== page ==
And now for more bad news about Ubisoft.
Assassins Creed Codename Red

Ubisoft recently revealed a bunch of new Assassin's Creed games they are working on for the foreseeable future. One of those games is called "Codename Red" and it is an Assassin's Creed game that fans have been begging for, for several years now. It's set to take place in Japan and you're going to play as a cool ninja. Sounds great!... There's just a bit of an issue.

It seems as though several Ubisoft developers do not want to work on Codename Red because the project lead has had several abuse allegations levied against him. A "Ubisoft worker" told The Gamer that the project lead on Codename Red has already caused several of their colleagues to leave Ubisoft due to his behavior.

Jonathan Dumont is the creative director leading development on Codename Red. Dumont was accused of harassment in 2020 when it was said that he verbally abused and made sexual advances towards his colleagues. His main victims were women and new hires under his direction. The Gamer's anonymous source says that Dumont caused employees to leave Ubisoft after his behavior and outbursts "creating a climate of fear."

Several sources shared information about Dumont's previous abuse at Ubisoft. They say that Dumont was "abuse and controlling" as well as being "one of the biggest offenders" at Ubisoft. Dumont would allegedly throw objects, punch walls, use slurs, make various misogynistic and homophobic comments, and be otherwise verbally abusive to the point his employees would be in tears. He has also reportedly told women how he thinks they should dress.

"Dumont has been the reason [for] multiple of my colleagues leaving. Be it because of sexual advances, belittlement, fear of him, or having seen his behaviour when in a bad mood. His outbursts have created a climate of fear known for years in the studio and failed to be acted on for a long time."
The anonymous source does say that while Dumont has made an effort to "improve himself," his past actions still very much sit at the forefront of many employees' minds. It is because of this that "some in the Quebec studio have asked not to work on Red because of his position on the project."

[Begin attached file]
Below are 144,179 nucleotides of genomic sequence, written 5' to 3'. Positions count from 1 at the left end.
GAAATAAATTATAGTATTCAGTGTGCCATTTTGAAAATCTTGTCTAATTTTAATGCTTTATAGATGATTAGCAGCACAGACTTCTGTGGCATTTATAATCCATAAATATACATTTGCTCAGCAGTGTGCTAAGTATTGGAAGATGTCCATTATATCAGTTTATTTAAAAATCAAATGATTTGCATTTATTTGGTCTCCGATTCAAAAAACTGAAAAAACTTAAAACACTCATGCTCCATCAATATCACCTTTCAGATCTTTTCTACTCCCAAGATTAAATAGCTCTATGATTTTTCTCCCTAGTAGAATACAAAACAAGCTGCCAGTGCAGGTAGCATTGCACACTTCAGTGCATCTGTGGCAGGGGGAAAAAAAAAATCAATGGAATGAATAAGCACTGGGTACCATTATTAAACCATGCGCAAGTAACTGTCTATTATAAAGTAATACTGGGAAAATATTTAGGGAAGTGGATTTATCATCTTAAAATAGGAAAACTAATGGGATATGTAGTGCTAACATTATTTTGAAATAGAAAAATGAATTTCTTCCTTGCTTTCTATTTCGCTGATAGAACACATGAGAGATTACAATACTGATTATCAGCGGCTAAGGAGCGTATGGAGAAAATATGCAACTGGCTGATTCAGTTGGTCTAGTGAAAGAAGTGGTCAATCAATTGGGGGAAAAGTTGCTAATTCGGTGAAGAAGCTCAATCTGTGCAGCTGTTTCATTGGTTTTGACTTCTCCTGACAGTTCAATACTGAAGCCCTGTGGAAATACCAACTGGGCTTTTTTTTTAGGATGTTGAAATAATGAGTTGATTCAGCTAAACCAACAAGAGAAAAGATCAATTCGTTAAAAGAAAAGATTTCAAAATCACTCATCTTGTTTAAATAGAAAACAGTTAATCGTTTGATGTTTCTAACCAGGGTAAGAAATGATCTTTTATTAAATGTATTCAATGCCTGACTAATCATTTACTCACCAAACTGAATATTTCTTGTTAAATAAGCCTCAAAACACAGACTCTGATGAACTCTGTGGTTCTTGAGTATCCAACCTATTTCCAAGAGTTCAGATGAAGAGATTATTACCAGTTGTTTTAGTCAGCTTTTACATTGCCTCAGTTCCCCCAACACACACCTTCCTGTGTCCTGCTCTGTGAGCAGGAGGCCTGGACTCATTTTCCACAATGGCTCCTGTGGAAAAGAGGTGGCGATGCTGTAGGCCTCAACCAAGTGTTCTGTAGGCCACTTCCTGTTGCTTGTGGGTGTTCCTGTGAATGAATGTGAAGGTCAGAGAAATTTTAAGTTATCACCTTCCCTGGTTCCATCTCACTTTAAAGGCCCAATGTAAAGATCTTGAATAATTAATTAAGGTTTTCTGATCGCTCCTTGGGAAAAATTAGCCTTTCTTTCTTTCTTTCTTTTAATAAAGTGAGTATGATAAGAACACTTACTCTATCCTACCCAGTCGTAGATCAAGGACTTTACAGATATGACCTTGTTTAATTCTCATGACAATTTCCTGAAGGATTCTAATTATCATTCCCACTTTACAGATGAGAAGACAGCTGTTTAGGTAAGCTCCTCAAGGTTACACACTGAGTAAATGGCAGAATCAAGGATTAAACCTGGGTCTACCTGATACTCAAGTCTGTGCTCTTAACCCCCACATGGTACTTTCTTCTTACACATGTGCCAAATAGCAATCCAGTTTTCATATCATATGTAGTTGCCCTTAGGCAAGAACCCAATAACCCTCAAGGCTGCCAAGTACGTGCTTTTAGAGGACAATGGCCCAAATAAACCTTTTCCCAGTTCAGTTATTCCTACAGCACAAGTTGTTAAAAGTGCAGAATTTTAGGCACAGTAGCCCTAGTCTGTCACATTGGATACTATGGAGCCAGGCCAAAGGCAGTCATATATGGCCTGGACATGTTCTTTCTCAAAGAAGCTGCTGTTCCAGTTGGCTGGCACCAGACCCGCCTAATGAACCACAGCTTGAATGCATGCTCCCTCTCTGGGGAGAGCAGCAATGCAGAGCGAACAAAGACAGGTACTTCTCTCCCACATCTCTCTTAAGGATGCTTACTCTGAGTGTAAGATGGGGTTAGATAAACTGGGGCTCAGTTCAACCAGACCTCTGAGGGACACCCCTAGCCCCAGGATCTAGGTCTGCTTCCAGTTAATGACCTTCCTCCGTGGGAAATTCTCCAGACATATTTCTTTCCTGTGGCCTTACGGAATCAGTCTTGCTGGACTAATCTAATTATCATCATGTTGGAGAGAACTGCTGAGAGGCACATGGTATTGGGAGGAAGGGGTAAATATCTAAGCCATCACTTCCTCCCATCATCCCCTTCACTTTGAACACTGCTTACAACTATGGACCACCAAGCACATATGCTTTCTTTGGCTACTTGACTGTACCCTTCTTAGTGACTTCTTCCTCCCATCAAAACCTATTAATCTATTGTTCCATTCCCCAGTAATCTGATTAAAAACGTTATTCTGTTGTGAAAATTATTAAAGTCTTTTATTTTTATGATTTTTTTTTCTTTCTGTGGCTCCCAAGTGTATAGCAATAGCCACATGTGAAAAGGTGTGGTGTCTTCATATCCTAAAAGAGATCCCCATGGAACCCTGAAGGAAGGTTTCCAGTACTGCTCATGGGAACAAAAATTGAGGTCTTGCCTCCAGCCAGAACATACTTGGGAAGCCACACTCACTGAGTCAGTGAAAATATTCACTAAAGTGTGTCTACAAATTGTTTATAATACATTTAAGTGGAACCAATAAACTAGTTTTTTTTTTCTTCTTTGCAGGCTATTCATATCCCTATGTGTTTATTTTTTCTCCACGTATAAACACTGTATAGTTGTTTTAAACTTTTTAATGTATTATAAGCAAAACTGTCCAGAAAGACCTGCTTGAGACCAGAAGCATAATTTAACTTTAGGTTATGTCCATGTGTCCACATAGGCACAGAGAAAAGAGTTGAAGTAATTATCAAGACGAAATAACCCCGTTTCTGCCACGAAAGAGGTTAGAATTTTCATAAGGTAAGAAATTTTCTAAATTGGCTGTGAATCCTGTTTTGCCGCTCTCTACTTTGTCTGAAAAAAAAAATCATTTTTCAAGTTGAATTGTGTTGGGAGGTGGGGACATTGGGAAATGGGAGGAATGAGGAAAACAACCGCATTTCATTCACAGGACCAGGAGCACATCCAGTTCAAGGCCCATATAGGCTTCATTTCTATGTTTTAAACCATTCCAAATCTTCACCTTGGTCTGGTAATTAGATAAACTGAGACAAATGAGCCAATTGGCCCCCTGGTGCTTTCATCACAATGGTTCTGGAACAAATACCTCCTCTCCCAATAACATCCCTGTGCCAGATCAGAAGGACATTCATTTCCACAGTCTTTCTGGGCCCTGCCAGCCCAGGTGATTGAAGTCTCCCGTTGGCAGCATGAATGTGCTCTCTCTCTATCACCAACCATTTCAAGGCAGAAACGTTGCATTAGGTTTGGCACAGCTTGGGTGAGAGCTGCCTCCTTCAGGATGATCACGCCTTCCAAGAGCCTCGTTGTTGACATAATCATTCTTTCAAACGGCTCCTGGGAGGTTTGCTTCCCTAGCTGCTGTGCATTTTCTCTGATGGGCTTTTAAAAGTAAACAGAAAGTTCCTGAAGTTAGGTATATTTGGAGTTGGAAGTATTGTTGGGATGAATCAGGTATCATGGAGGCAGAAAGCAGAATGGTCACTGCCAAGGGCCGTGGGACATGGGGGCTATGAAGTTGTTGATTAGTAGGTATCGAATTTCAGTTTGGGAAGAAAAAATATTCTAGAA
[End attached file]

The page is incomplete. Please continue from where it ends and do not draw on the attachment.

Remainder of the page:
The Gamer's anonymous source reportedly belongs to "A Better Ubisoft," which is a group of Ubisoft employees that have been campaigning since at least mid-2021 for their employer to make improvements to their workplace environment. Several of their requests have seemingly been ignored for long stretches of time. A Better Ubisoft renewed their campaign to address the abuse that has hit most every level within the company. The group has said that progress has been "painfully slow" and that they are aware of at least "nine alleged abuses still employed at Ubisoft today." One of those nine is Dumont.

Ubisoft CEO Yves Guillemot provided The Gamer with a statement about Dumont and people like him have been "cleared, or appropriately disciplined" for their supposed behavioral issues.

"Ubisoft takes all allegations extremely seriously," Guillemot writes. "While I can’t comment on specific cases, I can assure you that any team member who has been named in a report and remains at Ubisoft has had their case rigorously reviewed and has either been cleared, or has been appropriately disciplined and given an individualised action plan to support and monitor their progress."